Rasimma’s organisation claimed to work on victimhood. They were present at different protests in the country, mostly organised by someone else and made sure to take several selfies at the protest. These would be shared on their work WhatsApp group appropriately titled “At a garment workers protest. More power to these awesome women’ or ‘ Feel part of something huge. Child rights and I” or ‘dalit women are sexually abused every day. Feel proud to support them to empower themselves’. Upon sharing these on their WhatsApp groups, they would be inundated with compliments ‘Hey, babes great work. Keep up the good work!, ‘Ohh awesome that you work with these poor people. God bless and keep up the spirit’ etc. One lady, who had posted a selfie of herself with ‘a tribal woman’ was asked on the WhatsApp group how she dealt with the emotional trauma that the tribal women faced. “Oh I just drink myself to sleep’ she responded. Selfies kept the organisation going. It seemed like, as long as a selfie was posted, then the person posting the selfie had done all the work. This justified the lakhs they received in salaries.
Upon sharing these on their whatsapp groups, they would be inundated with compliments.
All the employees in the organisation claimed to have their own personal victimhood. While her boss claimed that his dark skin offered him victimhood, another guy claimed language barrier. A third claimed geographical victimhood, while yet another claimed to be discriminated because she wasn’t doing any work. The fourth felt that her victimhood lay in her youth and that her ignorance and arrogance were being used against her by people who claimed to have more experience. This last, particularly tore at Rasimma’s heartstrings because it reminded her of her own youth. In Rasimma’s search for her own victimhood, she wondered if her rural upbringing gave her the right shade of victimhood. She occasionally brought this up, in a timely manner, to demonstrate her humble roots and branches. IT WORKED !!!
Soon Rasimma’s humility was the talk of the town. She was invited to different talk shows and events. She humbly accepted all the accolades which she knew she richly deserved. The more rich and famous she became, the more humble she became.
Her organisation, in the meantime, had decided to work on sexual violence. Their media team went into over-drive. They collected ‘poor and oppressed women’ and asked them to disclose all the sexual violence that they had undergone. This was recorded on a hi-tech camera and put up on all the organisation’s social media. It was even projected to large corporates to mobilise donations – the catchphrase being ‘she is a woman too. Help us to help her.’ The videos brought tears to the eyes of the corporate staff and tugged enough at their heartstrings to make them loosen their purses and donate several thousands of rupees. This would help the organisation take more selfies and mobilise more funds. The women who had been sexually abused got nothing in return – not even a travel fare. They would have, of course, felt part of some larger movement for some unfathomable good.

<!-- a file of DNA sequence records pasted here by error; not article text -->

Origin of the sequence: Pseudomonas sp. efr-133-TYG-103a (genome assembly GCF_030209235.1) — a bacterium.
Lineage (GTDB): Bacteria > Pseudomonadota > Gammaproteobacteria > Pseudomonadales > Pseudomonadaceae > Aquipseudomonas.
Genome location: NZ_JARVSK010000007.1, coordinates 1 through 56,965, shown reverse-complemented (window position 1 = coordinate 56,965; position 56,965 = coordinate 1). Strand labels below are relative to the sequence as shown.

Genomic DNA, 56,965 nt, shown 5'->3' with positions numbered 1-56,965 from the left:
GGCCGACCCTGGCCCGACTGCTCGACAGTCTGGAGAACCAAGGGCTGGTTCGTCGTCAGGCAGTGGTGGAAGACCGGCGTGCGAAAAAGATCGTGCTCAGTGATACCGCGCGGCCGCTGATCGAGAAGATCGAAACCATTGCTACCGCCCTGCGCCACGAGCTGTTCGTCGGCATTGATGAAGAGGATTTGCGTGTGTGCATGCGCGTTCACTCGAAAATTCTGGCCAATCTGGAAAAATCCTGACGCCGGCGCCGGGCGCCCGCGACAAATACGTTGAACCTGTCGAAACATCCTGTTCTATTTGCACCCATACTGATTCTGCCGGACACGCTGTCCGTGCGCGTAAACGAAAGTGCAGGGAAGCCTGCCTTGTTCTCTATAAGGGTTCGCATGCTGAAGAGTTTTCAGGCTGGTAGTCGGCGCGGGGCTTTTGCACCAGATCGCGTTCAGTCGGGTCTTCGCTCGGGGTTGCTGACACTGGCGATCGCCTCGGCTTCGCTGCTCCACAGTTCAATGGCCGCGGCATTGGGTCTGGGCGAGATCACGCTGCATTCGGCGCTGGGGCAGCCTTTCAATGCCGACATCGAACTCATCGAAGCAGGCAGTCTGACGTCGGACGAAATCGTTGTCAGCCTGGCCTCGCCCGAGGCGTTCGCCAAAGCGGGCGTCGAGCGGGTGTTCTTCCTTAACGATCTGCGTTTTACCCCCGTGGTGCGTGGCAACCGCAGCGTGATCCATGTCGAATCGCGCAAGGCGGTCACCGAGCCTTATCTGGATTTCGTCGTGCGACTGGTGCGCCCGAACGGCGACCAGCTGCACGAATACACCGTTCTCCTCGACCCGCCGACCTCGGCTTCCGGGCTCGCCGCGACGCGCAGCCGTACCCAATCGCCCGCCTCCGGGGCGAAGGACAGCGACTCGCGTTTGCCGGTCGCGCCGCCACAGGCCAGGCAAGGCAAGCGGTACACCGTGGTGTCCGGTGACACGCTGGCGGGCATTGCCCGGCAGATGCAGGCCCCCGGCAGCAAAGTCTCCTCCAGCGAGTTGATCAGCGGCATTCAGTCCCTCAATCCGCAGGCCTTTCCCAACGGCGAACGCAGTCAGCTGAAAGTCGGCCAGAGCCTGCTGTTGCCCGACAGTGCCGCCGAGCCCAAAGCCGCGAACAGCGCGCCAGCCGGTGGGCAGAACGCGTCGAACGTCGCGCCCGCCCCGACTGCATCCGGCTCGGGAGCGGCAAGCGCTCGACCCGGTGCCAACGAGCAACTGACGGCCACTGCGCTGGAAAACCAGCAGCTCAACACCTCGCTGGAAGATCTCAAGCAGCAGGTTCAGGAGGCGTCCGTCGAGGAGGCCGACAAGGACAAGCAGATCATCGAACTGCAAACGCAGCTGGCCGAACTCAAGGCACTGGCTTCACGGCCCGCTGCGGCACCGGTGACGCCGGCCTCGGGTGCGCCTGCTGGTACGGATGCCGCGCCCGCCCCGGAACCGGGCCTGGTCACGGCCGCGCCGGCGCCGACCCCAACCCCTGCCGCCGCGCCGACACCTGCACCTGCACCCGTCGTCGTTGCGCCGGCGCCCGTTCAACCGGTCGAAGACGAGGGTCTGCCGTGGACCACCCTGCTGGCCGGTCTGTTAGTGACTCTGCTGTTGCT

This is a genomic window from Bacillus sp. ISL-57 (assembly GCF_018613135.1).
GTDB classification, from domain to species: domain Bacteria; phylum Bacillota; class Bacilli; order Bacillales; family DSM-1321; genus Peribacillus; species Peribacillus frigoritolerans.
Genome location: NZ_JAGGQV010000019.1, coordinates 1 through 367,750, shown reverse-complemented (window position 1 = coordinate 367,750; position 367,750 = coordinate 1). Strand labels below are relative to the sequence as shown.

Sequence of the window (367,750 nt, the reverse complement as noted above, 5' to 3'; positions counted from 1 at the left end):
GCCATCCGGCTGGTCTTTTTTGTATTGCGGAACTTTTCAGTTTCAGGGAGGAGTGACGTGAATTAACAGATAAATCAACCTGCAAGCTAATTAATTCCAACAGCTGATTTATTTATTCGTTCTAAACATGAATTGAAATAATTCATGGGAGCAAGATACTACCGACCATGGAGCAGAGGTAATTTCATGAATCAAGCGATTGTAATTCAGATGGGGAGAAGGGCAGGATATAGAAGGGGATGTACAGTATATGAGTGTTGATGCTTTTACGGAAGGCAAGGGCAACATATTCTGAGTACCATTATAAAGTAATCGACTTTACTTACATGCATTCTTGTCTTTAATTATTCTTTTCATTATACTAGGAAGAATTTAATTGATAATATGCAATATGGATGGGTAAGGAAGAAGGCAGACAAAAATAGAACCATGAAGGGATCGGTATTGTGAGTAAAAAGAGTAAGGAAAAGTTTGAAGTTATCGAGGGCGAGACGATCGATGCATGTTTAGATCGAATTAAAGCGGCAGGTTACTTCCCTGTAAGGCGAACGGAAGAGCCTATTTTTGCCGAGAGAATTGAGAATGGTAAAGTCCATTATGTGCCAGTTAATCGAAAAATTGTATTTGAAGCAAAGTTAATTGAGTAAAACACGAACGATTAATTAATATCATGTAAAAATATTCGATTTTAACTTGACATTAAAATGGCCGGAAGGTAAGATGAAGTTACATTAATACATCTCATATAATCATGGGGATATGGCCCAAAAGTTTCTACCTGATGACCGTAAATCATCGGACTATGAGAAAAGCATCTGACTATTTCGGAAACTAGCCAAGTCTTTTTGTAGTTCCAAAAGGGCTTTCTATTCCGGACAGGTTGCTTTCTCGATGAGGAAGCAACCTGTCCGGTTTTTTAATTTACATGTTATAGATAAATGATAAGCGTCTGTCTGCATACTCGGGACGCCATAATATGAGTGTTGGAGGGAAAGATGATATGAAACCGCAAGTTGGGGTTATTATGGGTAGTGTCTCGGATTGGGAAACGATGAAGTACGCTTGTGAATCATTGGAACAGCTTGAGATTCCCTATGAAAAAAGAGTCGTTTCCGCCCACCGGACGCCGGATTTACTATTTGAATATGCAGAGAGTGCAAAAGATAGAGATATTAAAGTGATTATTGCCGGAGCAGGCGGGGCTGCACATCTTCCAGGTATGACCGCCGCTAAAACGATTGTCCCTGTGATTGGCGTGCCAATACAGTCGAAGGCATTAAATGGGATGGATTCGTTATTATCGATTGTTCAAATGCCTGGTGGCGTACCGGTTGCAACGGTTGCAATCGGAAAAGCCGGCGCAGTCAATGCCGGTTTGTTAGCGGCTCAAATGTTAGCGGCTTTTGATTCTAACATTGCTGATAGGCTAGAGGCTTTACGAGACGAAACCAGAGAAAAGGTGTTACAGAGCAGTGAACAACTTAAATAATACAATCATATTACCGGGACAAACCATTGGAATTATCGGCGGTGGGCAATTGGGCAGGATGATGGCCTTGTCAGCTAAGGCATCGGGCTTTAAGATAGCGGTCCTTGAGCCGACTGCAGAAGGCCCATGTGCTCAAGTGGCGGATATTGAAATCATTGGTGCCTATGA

They would have, of course, felt part of some larger movement for some unfathomable good.
When the social media had erupted over the fate of the poor sexually abused women, nominations for awards to the organisation and its most visible employees flew around. It was no surprise to anyone that Rasimma was nominated for ‘a Life-Time Service to the Oppressed Award (LTSOA)’. In her speech, she said “I love the oppressed. I will give my life for them. While I understand their pain and suffering, my sincere advice is to strategize. Act like you love the oppressor. Don’t challenge them. Don’t question them. Be like me. I came from such humble roots and have now reached such extravagant heights.’ She then gave a humble smile and walked off the stage.
Amidst the roaring applause, her oppressor friends swarmed around her clicking selfies and showering love on her. Her colleagues put up the selfies on their Whatsapp group and she received even more praise and love. She really felt so humbled by it all. Her organisation continued to grow and the employees promising to remain faithful to the organisation until their pension plans were confirmed. Their social media had reached a dizzyingly record number of followers. Sexual violence continued unchecked – but, hey, one can’t have everything, can you?
One can’t have everything, can you?